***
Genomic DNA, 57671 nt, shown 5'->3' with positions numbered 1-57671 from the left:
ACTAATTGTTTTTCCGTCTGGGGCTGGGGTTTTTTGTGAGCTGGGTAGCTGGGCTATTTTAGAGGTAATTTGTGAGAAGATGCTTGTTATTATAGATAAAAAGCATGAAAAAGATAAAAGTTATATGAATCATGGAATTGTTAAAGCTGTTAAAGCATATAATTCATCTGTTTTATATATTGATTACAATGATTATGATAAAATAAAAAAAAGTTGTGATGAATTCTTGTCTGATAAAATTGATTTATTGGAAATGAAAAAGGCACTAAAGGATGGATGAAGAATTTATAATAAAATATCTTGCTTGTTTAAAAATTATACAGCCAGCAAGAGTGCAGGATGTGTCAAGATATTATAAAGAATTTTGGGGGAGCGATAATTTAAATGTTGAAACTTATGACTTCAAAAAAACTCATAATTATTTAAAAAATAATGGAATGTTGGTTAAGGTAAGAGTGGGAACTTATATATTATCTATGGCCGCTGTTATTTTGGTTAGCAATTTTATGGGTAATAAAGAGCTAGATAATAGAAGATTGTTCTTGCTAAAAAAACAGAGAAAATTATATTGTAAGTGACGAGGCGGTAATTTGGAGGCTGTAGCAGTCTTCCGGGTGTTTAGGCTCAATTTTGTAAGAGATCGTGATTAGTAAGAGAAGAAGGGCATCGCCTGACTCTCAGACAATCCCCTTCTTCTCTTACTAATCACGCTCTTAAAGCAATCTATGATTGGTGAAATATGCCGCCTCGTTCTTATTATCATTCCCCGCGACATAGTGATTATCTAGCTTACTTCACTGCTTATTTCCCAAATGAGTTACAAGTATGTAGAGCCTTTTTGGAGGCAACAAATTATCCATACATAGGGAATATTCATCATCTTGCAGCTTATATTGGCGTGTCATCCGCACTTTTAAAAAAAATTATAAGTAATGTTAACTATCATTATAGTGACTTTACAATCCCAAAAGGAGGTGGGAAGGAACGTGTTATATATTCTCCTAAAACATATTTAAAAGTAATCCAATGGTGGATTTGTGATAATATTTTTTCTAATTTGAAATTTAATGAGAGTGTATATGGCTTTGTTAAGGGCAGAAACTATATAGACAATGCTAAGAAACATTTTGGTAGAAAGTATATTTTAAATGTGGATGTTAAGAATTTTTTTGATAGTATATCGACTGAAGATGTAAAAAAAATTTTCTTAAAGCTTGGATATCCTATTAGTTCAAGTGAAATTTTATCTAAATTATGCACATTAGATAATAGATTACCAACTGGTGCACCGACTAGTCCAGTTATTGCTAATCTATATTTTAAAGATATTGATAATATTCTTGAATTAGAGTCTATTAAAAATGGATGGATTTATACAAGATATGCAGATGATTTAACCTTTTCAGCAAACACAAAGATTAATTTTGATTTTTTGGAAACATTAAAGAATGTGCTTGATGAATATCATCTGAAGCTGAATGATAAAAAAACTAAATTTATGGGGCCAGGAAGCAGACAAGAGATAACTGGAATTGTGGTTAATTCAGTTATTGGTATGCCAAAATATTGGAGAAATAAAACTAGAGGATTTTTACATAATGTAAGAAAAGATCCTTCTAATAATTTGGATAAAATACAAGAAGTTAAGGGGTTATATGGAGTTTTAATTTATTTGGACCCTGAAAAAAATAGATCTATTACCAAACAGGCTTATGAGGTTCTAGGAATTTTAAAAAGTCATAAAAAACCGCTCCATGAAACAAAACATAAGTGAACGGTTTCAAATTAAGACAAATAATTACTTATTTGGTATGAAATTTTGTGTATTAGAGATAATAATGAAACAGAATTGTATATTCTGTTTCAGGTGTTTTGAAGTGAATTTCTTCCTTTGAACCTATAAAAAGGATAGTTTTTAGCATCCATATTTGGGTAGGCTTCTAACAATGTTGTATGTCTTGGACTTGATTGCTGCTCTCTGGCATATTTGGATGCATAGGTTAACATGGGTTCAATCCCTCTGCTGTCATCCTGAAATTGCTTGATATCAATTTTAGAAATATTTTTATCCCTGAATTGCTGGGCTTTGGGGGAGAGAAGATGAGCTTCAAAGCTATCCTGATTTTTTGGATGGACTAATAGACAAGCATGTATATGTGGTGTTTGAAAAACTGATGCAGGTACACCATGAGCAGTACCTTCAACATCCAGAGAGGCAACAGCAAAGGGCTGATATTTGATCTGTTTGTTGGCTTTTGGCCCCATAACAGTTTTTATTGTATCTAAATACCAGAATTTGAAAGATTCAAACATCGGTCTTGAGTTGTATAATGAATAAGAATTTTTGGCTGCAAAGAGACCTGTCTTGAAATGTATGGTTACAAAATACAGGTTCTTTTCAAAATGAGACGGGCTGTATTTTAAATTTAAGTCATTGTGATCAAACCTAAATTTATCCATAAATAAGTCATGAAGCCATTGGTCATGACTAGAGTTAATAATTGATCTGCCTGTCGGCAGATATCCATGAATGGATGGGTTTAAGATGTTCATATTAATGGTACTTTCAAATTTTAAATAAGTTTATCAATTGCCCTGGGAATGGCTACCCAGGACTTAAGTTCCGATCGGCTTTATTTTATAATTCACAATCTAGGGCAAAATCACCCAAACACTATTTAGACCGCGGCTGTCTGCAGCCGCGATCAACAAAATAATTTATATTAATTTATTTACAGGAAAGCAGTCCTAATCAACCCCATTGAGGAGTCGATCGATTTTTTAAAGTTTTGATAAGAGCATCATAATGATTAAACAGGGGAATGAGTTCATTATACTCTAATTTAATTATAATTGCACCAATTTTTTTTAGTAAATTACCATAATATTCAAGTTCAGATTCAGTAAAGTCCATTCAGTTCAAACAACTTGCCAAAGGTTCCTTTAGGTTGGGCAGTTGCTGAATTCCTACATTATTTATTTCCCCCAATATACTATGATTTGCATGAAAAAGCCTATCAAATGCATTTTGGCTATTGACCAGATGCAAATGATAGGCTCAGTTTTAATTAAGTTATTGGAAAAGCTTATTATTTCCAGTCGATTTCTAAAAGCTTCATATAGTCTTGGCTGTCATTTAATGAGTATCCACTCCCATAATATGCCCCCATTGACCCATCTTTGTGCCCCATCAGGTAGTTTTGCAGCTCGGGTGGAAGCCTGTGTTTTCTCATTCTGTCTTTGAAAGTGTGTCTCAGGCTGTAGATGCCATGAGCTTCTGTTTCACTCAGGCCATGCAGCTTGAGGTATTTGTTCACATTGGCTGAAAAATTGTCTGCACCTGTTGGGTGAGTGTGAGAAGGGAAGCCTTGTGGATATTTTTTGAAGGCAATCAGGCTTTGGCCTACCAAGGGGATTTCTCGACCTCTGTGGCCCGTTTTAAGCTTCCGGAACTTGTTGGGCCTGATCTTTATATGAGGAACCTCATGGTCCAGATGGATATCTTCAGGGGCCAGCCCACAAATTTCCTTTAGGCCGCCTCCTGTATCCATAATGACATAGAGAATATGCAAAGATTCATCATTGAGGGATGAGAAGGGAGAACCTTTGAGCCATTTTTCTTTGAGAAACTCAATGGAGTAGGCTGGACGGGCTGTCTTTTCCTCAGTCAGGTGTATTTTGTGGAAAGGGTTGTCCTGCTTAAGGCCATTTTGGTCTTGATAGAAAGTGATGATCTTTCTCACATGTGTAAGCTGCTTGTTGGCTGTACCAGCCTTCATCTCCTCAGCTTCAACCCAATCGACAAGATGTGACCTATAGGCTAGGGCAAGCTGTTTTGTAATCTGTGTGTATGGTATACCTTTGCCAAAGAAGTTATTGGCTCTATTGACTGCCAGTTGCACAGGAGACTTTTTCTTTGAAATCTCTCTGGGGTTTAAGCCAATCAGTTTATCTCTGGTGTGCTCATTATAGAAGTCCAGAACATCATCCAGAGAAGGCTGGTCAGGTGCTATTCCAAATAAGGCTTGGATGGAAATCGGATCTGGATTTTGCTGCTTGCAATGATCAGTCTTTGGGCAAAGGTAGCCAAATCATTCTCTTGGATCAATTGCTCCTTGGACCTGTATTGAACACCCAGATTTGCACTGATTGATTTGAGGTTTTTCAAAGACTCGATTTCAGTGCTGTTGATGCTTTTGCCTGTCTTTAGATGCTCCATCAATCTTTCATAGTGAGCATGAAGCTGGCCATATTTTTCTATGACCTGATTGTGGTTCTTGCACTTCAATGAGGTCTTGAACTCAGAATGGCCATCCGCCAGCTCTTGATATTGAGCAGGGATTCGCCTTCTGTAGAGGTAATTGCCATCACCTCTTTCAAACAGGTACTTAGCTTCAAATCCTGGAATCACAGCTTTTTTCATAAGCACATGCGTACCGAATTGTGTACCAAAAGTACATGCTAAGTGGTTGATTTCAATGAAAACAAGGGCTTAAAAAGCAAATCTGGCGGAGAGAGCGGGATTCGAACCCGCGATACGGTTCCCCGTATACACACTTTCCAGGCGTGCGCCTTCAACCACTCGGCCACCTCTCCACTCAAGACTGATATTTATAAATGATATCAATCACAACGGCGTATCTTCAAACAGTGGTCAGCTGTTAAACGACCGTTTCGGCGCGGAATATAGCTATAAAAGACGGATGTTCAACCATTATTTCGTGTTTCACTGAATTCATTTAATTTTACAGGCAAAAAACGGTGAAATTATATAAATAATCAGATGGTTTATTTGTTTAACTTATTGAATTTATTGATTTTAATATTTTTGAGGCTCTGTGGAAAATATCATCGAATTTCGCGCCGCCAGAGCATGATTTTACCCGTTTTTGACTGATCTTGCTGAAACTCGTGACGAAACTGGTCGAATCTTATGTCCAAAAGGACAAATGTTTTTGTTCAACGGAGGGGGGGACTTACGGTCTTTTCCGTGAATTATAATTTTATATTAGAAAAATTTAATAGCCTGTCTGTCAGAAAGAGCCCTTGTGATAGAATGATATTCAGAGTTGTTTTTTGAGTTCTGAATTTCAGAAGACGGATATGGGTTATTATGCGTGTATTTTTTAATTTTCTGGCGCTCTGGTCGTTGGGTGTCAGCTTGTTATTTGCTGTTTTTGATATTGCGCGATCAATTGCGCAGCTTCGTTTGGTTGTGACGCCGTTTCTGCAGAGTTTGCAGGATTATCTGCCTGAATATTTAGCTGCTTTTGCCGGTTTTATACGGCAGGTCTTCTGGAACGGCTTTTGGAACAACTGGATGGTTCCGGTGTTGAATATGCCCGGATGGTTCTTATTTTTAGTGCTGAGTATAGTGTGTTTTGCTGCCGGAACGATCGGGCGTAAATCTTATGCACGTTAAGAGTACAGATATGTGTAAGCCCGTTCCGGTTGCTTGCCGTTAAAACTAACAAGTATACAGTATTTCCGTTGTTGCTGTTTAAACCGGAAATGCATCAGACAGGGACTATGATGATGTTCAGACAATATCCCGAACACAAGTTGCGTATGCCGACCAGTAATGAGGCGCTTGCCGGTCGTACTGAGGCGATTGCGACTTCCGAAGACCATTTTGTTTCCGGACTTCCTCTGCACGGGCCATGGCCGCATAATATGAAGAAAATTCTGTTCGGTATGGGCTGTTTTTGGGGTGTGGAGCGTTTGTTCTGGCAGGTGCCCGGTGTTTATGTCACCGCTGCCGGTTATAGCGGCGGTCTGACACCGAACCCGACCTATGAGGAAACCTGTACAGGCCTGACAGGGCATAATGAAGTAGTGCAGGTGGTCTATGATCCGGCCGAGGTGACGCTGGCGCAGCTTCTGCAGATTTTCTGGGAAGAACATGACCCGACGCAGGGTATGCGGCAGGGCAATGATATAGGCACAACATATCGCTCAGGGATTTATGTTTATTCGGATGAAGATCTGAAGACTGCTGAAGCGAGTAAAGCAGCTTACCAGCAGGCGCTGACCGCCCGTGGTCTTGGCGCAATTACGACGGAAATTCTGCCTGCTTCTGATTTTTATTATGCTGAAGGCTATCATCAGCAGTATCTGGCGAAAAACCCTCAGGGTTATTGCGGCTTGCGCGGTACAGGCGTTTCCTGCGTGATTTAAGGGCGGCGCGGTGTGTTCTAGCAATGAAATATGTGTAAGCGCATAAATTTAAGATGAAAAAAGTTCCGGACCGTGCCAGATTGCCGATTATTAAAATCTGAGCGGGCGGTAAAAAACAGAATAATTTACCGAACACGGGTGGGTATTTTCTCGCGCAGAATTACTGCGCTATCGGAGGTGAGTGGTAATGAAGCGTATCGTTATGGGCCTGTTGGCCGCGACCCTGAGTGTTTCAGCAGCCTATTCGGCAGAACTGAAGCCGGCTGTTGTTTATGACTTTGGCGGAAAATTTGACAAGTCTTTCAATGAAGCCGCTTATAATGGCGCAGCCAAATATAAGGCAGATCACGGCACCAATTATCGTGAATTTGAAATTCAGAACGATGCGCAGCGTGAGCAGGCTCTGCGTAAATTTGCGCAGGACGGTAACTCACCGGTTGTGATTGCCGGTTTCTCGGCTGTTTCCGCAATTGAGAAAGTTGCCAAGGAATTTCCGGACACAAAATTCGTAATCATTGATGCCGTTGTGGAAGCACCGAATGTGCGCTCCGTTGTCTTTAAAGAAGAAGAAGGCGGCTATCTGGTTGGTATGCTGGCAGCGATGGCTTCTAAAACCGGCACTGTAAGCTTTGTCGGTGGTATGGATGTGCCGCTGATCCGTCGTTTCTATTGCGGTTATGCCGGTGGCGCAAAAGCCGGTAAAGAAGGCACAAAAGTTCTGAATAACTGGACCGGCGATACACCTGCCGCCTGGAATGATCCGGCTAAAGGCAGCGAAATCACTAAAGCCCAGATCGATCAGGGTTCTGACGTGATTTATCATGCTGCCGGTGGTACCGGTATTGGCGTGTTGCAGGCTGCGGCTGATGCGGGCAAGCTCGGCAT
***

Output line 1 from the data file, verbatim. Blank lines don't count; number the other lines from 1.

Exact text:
Genomic DNA, 57671 nt, shown 5'->3' with positions numbered 1-57671 from the left: